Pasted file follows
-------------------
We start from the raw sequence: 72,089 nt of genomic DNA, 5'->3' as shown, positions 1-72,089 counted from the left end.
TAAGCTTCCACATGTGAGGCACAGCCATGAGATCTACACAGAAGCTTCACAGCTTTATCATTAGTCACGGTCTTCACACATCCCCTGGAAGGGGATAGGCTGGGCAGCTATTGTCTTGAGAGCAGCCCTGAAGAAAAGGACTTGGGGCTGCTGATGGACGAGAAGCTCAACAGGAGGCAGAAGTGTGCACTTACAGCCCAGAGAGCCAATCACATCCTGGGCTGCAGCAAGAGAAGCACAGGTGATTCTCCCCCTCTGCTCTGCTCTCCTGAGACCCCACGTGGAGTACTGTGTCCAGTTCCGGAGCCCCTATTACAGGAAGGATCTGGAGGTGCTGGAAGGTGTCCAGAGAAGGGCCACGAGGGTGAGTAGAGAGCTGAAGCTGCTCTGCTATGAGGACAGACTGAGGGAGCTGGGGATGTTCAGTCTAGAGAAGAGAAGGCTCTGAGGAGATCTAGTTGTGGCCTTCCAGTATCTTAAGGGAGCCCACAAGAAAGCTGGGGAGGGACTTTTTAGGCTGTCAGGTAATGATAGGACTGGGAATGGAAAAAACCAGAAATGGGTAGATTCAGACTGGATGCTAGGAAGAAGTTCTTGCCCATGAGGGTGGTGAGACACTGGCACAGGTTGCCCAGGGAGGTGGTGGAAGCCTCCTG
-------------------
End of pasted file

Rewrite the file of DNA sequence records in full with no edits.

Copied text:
We start from the raw sequence: 72,089 nt of genomic DNA, 5'->3' as shown, positions 1-72,089 counted from the left end.
TAAGCTTCCACATGTGAGGCACAGCCATGAGATCTACACAGAAGCTTCACAGCTTTATCATTAGTCACGGTCTTCACACATCCCCTGGAAGGGGATAGGCTGGGCAGCTATTGTCTTGAGAGCAGCCCTGAAGAAAAGGACTTGGGGCTGCTGATGGACGAGAAGCTCAACAGGAGGCAGAAGTGTGCACTTACAGCCCAGAGAGCCAATCACATCCTGGGCTGCAGCAAGAGAAGCACAGGTGATTCTCCCCCTCTGCTCTGCTCTCCTGAGACCCCACGTGGAGTACTGTGTCCAGTTCCGGAGCCCCTATTACAGGAAGGATCTGGAGGTGCTGGAAGGTGTCCAGAGAAGGGCCACGAGGGTGAGTAGAGAGCTGAAGCTGCTCTGCTATGAGGACAGACTGAGGGAGCTGGGGATGTTCAGTCTAGAGAAGAGAAGGCTCTGAGGAGATCTAGTTGTGGCCTTCCAGTATCTTAAGGGAGCCCACAAGAAAGCTGGGGAGGGACTTTTTAGGCTGTCAGGTAATGATAGGACTGGGAATGGAAAAAACCAGAAATGGGTAGATTCAGACTGGATGCTAGGAAGAAGTTCTTGCCCATGAGGGTGGTGAGACACTGGCACAGGTTGCCCAGGGAGGTGGTGGAAGCCTCCTG